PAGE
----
A faster, cheaper way to test for HIV is always exciting, but when the test is created by a 15 year old high school student it’s not surprising that people are taking notice.
Nicole Ticea is a Grade 10 student at the private girl’s York House School, Vancouver. As part of a collaboration program with Simon Fraser University she developed a test using Isothermic Nucleic Acid Amplification. This allows users to place a drop of blood on a chip to receive a near instantaneous response to find out if they are infected, a process only slightly more difficult than a pregnancy test.
The test is still a long way from widespread use, with its reliability needing to pass far more stringent review, before commercial partners can even be considered. Multiple HIV testing mechanisms exist, but none are considered perfect, leading to the widespread combination of two testing mechanisms to minimize the danger of false results. In this context, Ticea’s work could easily find a niche.
Ticea used techniques that have been successful in identifying other viral infections and applied them to HIV for the first time. Rather than looking for antibodies to HIV, as the majority of existing tests do, Ticea amplifies the virus itself. This removes the window during which people are infected, but still show up as negative on antibody tests because the immune system has yet to gear up its response. Existing viral amplification tests for HIV are expensive and time consuming.
The test won Ticea first place in the British Columbia 2014 Regional Sanofi BioGENEius Challenge, a contest for high school students to produce biotechnology projects. Entries are judged on a combination of originality and scientific merit (30%), execution (30%) and their ability to communicate their work (40%). As part of the challenge students with suitable ideas are paired with university staff and students, in Ticea’s case Associate Professor Mark Brockman and graduate student Gursev Anmole, who provide advice and help the students refine their work.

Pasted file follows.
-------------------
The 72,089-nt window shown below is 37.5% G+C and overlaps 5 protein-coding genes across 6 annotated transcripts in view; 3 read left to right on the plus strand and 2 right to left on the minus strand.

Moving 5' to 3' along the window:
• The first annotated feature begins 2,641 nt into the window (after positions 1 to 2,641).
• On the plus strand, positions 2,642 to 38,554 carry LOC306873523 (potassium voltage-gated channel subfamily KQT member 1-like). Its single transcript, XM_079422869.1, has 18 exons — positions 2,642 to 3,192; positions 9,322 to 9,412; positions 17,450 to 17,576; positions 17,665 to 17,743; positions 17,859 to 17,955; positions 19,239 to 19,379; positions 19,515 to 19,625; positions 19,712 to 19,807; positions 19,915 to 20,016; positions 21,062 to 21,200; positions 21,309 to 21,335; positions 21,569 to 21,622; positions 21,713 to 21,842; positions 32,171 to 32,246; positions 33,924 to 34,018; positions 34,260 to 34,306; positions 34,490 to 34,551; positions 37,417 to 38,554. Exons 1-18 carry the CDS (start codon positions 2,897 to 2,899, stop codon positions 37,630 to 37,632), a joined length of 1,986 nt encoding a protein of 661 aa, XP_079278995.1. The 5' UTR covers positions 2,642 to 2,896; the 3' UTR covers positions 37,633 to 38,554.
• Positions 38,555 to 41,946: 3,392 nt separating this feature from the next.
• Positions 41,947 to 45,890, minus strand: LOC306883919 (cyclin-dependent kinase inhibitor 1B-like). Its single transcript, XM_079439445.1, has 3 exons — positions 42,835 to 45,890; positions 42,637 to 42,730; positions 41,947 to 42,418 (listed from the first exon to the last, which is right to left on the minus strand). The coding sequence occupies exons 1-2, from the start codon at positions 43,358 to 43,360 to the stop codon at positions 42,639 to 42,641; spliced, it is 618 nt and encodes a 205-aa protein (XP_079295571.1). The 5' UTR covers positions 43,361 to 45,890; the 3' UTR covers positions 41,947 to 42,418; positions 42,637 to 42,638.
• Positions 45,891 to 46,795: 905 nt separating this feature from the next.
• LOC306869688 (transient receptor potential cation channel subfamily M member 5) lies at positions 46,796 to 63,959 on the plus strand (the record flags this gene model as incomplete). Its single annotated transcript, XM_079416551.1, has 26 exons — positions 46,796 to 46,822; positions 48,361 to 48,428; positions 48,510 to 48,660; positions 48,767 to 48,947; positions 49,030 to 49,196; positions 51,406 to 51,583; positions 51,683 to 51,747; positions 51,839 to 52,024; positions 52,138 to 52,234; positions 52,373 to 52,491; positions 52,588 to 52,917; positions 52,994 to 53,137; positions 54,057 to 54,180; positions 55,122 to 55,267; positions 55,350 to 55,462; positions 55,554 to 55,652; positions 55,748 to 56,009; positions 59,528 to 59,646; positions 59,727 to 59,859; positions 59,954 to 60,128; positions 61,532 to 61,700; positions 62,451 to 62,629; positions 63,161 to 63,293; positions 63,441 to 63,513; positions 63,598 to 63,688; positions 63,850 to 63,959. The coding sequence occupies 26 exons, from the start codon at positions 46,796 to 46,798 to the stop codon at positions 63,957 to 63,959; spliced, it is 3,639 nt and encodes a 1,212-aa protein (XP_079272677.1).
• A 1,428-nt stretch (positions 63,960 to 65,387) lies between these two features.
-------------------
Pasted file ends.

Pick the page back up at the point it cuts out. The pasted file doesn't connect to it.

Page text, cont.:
Anmole says the collaboration was a two way street. “What Nicole has accomplished gave me a bigger picture on my own work, which involves analyzing immunity controlling T-cell receptors to see how they can be used in developing an HIV vaccine.”
“Being in the lab really reinforced what I already knew,” Ticea says. “That scientific research involves dedication, determination, long hours and a deep-rooted love for the field that makes sacrifices worthwhile.” Nevertheless, she still managed to keep up her studies and extracurricular activities while developing the test since starting on it in October.
While Ticea’s work could prove world changing, the other 15 entries from her province, give an idea how much scientific talent is lurking in high schools.